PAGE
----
I was born in Mobile, Alabama, June 11, 1956. My mother and daddy were, and still are, awesome parents and I grew up in a home filled with lots of love, even among the rivalry, arguments, and loudness of two other siblings, and often four other cousins. Both sets of my grandparents were hard working individuals where neither of the wives worked outside of the home. Not until my maternal grandfather passed away early near the age of 65, that is. He died suddenly of a heart attack and it truthfully broke my heart. My four grandparents and parents all had a strong faith and it was at the death of my grandfather that I first realized my need for God. I had yet to make a profession of faith, as we called it, and the loss of someone I loved so dearly confronted me with the first thoughts of my eternity after life on earth. But that is another story.
The three of us on our front porch in Semmes, Alabama, early 1959: older sis Kaye in the background, younger brother Tim chewing on his wooden playpen, and me in the foreground running for the camera.
I loved to hear the sound of the car tires as they rattled across the cattle gap at the end of the lane that led to Grandma's house. The gravel crunched as the heavy Oldsmobile we drove lumbered towards the house. Many times we would get out of the car and run in three different directions. If Granddaddy was in the field, I would usually run to get a hug. He would come walking up, sunhat in hand, handkerchief wiping the back of his neck, wearing a big smile just for me. I would wrap my arms around his waist and press my round little cheeks to his overalls. They were always damp and had a familiar scent. Not a bad one, just one that smelled like Granddaddy when he was working in the field. Later, as I aged, I learned to recognize that scent as perspiration, but a fond memory just the same. Granddaddy would squeeze me and ask, "How is my little Sunshine Girl doing"? I would always laugh and say in my very southern drawl, "Gooood." Both he and Grandma called me their Sunshine Girl. I never really got it until after Granddaddy died and Grandma Brown was left to live alone. She was 58 and she lived until just shy of her 93rd birthday. For the last 10 years of her life, my mom cared for her. She touched our lives very deeply.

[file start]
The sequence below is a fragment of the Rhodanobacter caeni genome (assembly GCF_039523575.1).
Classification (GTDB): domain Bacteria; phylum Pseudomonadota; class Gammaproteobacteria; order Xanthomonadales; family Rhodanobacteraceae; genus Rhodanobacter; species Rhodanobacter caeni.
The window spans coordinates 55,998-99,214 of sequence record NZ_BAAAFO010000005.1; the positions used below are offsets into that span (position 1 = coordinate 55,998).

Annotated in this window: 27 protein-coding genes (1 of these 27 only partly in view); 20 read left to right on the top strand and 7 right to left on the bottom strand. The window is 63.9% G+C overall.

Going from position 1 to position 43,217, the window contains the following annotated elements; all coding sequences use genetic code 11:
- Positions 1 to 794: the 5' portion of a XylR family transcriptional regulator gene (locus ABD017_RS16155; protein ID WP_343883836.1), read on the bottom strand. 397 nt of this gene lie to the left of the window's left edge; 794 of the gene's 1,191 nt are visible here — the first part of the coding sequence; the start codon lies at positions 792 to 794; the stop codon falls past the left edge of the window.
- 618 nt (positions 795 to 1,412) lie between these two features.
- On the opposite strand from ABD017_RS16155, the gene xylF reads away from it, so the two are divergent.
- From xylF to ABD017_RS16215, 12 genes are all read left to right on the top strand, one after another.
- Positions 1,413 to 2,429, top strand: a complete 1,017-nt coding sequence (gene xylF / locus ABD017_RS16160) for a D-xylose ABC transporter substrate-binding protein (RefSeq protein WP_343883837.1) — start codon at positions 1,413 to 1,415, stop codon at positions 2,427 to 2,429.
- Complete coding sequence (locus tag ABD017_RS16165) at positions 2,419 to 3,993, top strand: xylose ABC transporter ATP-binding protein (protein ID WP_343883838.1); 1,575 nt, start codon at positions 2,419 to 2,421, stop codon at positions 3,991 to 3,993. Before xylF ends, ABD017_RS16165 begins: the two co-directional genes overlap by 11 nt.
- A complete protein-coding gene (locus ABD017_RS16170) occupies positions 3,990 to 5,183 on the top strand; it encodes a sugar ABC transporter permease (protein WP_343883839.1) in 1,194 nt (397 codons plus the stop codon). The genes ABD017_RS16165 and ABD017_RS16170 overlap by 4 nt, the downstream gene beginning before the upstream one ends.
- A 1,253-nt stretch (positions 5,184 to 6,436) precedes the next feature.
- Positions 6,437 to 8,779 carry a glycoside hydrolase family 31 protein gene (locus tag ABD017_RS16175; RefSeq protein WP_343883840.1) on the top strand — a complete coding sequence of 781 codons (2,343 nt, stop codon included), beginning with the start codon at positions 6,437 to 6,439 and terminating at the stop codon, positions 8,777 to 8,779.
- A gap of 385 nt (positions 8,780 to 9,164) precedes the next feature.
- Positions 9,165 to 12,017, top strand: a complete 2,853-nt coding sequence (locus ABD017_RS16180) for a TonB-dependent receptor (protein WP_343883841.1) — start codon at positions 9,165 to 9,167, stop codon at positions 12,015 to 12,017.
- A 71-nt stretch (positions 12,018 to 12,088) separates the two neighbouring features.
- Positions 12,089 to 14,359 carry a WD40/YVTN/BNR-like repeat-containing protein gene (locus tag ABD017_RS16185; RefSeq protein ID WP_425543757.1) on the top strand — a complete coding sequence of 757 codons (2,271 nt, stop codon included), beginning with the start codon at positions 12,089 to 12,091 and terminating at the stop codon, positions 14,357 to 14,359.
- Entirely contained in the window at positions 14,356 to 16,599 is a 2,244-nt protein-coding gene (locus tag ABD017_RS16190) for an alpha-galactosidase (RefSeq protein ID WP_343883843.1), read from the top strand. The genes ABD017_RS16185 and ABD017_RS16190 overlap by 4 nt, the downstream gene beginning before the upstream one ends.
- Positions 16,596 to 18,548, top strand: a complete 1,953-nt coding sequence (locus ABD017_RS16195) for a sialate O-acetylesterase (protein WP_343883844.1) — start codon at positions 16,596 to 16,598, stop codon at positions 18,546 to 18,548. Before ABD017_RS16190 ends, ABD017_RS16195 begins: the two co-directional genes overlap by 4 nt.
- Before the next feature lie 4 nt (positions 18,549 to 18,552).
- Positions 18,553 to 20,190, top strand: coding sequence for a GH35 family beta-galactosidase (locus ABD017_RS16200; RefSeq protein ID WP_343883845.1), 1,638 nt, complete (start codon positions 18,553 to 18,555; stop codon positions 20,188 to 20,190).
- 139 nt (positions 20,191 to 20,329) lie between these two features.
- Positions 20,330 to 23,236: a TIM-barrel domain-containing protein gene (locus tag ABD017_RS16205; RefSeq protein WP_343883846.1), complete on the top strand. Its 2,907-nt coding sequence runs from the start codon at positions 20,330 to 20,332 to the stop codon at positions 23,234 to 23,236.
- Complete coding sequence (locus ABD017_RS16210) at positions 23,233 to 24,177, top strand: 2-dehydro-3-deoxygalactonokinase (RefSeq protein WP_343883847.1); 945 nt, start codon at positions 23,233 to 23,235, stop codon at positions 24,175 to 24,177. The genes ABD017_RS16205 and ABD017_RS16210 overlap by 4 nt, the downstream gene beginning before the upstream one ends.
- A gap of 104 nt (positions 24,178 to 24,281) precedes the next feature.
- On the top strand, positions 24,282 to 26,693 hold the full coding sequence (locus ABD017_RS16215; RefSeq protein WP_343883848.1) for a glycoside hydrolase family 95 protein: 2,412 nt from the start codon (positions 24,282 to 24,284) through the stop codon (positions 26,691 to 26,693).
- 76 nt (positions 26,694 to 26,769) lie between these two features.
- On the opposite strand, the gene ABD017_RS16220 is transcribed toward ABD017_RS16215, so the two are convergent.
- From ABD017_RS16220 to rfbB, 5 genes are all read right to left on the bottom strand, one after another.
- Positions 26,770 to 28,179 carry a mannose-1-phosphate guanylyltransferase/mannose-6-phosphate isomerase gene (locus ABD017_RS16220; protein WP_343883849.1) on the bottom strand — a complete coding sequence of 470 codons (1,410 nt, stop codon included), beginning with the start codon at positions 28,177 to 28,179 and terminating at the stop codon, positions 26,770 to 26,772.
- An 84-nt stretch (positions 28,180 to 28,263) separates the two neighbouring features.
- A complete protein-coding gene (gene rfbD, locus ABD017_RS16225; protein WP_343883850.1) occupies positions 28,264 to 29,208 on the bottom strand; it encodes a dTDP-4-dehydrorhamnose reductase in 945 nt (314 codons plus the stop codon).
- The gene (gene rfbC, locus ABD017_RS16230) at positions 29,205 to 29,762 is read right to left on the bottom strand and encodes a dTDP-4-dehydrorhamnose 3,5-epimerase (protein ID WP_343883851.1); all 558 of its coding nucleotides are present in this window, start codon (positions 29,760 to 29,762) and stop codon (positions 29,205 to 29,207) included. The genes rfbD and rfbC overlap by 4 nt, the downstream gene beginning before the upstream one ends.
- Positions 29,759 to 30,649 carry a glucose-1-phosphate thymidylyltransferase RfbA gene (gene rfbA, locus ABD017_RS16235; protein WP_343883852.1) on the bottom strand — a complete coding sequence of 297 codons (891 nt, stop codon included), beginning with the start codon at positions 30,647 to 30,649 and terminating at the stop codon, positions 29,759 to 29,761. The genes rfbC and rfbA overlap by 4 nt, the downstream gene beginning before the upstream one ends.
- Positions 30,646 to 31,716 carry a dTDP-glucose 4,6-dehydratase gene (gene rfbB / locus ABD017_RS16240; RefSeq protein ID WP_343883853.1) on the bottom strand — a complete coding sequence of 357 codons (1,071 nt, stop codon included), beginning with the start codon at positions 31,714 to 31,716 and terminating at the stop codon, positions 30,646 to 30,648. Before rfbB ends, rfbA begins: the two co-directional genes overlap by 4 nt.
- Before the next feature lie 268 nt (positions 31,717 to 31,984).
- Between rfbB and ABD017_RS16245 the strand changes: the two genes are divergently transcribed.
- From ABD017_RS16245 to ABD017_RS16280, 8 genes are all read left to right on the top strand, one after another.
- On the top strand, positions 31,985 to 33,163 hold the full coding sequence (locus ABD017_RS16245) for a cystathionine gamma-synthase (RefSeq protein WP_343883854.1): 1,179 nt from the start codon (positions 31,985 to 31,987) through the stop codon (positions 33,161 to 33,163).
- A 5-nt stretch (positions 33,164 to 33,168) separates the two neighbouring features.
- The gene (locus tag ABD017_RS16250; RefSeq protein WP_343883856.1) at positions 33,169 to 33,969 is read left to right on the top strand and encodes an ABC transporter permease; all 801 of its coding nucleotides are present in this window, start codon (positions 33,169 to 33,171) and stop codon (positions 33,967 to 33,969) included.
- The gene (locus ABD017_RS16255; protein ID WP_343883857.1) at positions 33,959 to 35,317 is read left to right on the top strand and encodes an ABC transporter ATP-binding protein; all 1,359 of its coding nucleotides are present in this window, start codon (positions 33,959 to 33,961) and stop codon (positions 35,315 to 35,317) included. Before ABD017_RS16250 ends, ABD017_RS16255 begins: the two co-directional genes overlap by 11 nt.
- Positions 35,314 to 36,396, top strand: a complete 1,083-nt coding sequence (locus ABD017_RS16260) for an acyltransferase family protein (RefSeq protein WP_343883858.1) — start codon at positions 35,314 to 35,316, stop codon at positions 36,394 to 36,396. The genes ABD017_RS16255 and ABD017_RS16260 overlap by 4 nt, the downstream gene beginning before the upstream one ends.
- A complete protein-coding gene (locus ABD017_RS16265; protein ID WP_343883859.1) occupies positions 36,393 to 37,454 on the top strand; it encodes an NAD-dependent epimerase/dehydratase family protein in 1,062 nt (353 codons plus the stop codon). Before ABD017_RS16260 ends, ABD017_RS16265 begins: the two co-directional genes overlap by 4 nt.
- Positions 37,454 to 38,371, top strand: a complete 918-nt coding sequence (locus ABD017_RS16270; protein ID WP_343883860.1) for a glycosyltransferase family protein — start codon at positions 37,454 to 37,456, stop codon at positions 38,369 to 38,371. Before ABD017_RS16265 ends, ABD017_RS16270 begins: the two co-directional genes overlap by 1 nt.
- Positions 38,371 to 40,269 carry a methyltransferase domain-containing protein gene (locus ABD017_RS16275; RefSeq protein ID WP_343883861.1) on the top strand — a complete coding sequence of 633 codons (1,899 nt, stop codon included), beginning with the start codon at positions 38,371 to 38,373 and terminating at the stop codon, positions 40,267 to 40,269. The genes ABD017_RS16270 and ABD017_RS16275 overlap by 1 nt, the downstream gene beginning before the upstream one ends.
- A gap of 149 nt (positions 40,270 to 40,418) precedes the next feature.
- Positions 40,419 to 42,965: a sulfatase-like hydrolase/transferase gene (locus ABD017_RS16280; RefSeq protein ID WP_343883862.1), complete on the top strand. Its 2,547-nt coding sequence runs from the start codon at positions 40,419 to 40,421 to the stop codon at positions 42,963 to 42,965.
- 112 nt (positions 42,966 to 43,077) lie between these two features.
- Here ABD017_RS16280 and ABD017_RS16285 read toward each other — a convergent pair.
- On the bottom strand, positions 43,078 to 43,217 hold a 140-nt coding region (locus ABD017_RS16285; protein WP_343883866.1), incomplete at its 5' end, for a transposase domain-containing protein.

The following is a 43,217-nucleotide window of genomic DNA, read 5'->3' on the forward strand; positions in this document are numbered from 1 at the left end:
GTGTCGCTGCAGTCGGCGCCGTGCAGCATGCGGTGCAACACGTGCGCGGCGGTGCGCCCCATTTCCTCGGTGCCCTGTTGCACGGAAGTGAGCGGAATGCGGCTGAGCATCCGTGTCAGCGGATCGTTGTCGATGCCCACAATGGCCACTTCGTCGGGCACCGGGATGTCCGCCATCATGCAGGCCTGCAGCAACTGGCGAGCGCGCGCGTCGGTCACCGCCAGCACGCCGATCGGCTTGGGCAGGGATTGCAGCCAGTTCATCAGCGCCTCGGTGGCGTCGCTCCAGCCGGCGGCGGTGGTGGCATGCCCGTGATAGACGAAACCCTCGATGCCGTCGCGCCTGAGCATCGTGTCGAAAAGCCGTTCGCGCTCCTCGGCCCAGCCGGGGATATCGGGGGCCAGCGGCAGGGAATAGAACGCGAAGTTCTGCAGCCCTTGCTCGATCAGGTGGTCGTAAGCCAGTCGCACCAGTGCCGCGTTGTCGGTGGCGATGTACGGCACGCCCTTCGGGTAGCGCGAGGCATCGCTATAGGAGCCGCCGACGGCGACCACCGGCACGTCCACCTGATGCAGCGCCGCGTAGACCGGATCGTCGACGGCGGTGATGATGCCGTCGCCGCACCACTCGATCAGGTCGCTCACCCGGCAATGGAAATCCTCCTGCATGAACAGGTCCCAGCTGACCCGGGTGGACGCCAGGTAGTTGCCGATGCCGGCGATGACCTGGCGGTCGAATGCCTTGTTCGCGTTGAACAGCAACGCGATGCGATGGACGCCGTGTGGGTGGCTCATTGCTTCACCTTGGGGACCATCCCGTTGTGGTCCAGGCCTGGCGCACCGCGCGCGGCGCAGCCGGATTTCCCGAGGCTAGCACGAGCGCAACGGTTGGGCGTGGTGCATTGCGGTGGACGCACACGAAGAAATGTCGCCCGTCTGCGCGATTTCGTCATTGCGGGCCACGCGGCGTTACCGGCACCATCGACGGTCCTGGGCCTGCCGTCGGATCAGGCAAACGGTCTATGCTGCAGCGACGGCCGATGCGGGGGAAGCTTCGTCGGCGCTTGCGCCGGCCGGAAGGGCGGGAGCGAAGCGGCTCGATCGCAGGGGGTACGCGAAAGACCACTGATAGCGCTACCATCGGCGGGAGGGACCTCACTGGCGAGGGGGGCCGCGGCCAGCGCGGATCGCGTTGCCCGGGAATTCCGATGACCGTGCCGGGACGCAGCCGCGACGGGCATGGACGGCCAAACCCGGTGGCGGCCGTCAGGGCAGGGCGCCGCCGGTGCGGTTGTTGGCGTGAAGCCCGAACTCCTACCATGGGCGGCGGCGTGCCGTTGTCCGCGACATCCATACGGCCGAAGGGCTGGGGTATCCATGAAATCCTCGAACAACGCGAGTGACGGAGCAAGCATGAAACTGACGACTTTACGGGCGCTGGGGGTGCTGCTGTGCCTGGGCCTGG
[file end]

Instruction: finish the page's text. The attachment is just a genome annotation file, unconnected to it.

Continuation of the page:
Grandma Brown looking good!
My Autograph Book
Her message goes straight to my heart every time. I think it is something she and Granddaddy spoke into my life. They gave me a legacy to live up to without even knowing it. Or maybe they did know. Lots of times I share things with others and later find that it was a word they needed and it came at just the right time. Just like I need a ray of sunshine in the dark winter months to lighten my heart and strengthen me with the hope for spring days that will eventually come, we all need an encouraging word in due season. A kind word at the right time is like a ray of sunshine on a gloomy day.
Grandma's Definition of a Sunshine Girl
It is amazing to me how we are all gifted in different ways. Your gift may be sending cards, making phone calls, giving sacrificially to others in secret, or making a meal for someone who could really use it. Sometimes life is not easy. Sometimes everything is not all perky and happy. Sometimes we may not feel like smiling or spreading sunshine and love. But we need to stop and think: it isn't always all about us. Sometimes someone else needs something more than we do. When we put others first instead of ourselves, we will find that we can be Sunshine Girls and Sunshine Boys. Just like Granddaddy said...How are you doin'? We are always busy doing something. And when we do right for others, we can never go wrong. Who needs your sunshine today?